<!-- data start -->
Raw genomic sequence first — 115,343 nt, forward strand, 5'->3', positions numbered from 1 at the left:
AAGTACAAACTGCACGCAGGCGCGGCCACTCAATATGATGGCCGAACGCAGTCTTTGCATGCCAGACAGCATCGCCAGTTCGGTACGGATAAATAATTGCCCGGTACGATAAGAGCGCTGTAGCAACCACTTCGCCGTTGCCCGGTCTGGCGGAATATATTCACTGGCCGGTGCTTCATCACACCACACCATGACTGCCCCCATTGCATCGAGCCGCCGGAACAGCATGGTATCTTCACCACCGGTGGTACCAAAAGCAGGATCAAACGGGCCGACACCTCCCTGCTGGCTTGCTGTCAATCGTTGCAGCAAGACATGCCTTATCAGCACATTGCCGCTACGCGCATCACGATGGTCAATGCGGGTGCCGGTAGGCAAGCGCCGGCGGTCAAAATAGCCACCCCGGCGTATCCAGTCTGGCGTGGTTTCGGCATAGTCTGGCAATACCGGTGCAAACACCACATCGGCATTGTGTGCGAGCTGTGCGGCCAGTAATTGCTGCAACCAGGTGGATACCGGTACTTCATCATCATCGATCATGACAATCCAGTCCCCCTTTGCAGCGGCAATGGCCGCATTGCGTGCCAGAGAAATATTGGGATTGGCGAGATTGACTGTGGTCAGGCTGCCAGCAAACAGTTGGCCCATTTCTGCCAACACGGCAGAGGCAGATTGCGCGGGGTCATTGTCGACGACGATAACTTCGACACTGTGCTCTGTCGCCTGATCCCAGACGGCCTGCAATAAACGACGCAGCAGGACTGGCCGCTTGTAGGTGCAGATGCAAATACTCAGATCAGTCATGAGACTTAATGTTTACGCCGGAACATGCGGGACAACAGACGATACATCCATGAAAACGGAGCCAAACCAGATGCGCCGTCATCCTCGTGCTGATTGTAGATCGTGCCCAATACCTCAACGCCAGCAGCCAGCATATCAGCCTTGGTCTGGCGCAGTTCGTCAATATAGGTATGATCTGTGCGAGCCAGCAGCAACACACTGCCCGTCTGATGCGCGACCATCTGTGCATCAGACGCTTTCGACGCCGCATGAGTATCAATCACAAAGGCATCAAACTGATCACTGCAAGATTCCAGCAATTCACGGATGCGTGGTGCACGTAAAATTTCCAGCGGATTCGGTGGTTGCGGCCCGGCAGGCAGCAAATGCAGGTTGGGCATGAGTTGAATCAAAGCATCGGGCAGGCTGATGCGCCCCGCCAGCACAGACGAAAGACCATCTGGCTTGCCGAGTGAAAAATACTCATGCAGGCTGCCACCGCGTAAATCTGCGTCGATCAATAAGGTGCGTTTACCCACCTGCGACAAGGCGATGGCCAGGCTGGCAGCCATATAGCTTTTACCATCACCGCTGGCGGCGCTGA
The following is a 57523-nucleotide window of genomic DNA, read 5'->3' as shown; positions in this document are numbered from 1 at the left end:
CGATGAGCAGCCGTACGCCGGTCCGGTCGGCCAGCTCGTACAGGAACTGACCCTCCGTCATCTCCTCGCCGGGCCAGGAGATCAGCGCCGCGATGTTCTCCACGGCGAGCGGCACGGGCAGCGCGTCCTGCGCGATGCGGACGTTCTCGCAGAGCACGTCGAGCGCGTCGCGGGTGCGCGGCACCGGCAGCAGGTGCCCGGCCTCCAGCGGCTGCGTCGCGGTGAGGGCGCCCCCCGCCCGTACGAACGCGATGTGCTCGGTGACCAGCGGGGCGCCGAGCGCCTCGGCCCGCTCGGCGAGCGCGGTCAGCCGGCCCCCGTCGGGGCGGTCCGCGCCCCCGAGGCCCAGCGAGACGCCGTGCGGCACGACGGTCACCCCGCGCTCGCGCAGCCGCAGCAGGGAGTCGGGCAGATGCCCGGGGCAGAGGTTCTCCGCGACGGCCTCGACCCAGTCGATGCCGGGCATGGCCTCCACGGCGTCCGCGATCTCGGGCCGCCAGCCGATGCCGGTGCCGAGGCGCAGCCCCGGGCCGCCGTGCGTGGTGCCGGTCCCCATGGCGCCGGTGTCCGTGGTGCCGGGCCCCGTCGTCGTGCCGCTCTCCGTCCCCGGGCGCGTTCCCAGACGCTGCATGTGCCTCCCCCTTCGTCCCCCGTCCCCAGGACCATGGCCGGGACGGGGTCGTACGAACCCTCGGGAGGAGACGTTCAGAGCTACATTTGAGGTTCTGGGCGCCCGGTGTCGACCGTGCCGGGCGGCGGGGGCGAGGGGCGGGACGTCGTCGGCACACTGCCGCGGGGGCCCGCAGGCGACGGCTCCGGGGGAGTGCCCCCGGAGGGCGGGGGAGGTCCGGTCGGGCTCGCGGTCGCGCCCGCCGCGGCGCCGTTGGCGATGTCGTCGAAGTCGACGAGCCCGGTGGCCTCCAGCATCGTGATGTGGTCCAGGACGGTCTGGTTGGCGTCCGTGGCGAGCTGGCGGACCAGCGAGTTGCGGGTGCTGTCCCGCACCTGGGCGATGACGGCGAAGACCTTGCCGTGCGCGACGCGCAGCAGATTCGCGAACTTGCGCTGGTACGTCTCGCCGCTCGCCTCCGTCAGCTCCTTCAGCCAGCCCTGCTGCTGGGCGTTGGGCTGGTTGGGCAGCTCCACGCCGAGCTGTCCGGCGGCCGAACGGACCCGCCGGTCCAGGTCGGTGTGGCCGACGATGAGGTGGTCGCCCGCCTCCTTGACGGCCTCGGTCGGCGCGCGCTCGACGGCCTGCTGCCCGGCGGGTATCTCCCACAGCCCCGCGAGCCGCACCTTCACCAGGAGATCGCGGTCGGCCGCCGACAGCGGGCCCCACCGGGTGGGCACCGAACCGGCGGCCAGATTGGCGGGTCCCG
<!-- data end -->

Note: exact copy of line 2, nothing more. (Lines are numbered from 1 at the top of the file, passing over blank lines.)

AAGTACAAACTGCACGCAGGCGCGGCCACTCAATATGATGGCCGAACGCAGTCTTTGCATGCCAGACAGCATCGCCAGTTCGGTACGGATAAATAATTGCCCGGTACGATAAGAGCGCTGTAGCAACCACTTCGCCGTTGCCCGGTCTGGCGGAATATATTCACTGGCCGGTGCTTCATCACACCACACCATGACTGCCCCCATTGCATCGAGCCGCCGGAACAGCATGGTATCTTCACCACCGGTGGTACCAAAAGCAGGATCAAACGGGCCGACACCTCCCTGCTGGCTTGCTGTCAATCGTTGCAGCAAGACATGCCTTATCAGCACATTGCCGCTACGCGCATCACGATGGTCAATGCGGGTGCCGGTAGGCAAGCGCCGGCGGTCAAAATAGCCACCCCGGCGTATCCAGTCTGGCGTGGTTTCGGCATAGTCTGGCAATACCGGTGCAAACACCACATCGGCATTGTGTGCGAGCTGTGCGGCCAGTAATTGCTGCAACCAGGTGGATACCGGTACTTCATCATCATCGATCATGACAATCCAGTCCCCCTTTGCAGCGGCAATGGCCGCATTGCGTGCCAGAGAAATATTGGGATTGGCGAGATTGACTGTGGTCAGGCTGCCAGCAAACAGTTGGCCCATTTCTGCCAACACGGCAGAGGCAGATTGCGCGGGGTCATTGTCGACGACGATAACTTCGACACTGTGCTCTGTCGCCTGATCCCAGACGGCCTGCAATAAACGACGCAGCAGGACTGGCCGCTTGTAGGTGCAGATGCAAATACTCAGATCAGTCATGAGACTTAATGTTTACGCCGGAACATGCGGGACAACAGACGATACATCCATGAAAACGGAGCCAAACCAGATGCGCCGTCATCCTCGTGCTGATTGTAGATCGTGCCCAATACCTCAACGCCAGCAGCCAGCATATCAGCCTTGGTCTGGCGCAGTTCGTCAATATAGGTATGATCTGTGCGAGCCAGCAGCAACACACTGCCCGTCTGATGCGCGACCATCTGTGCATCAGACGCTTTCGACGCCGCATGAGTATCAATCACAAAGGCATCAAACTGATCACTGCAAGATTCCAGCAATTCACGGATGCGTGGTGCACGTAAAATTTCCAGCGGATTCGGTGGTTGCGGCCCGGCAGGCAGCAAATGCAGGTTGGGCATGAGTTGAATCAAAGCATCGGGCAGGCTGATGCGCCCCGCCAGCACAGACGAAAGACCATCTGGCTTGCCGAGTGAAAAATACTCATGCAGGCTGCCACCGCGTAAATCTGCGTCGATCAATAAGGTGCGTTTACCCACCTGCGACAAGGCGATGGCCAGGCTGGCAGCCATATAGCTTTTACCATCACCGCTGGCGGCGCTGA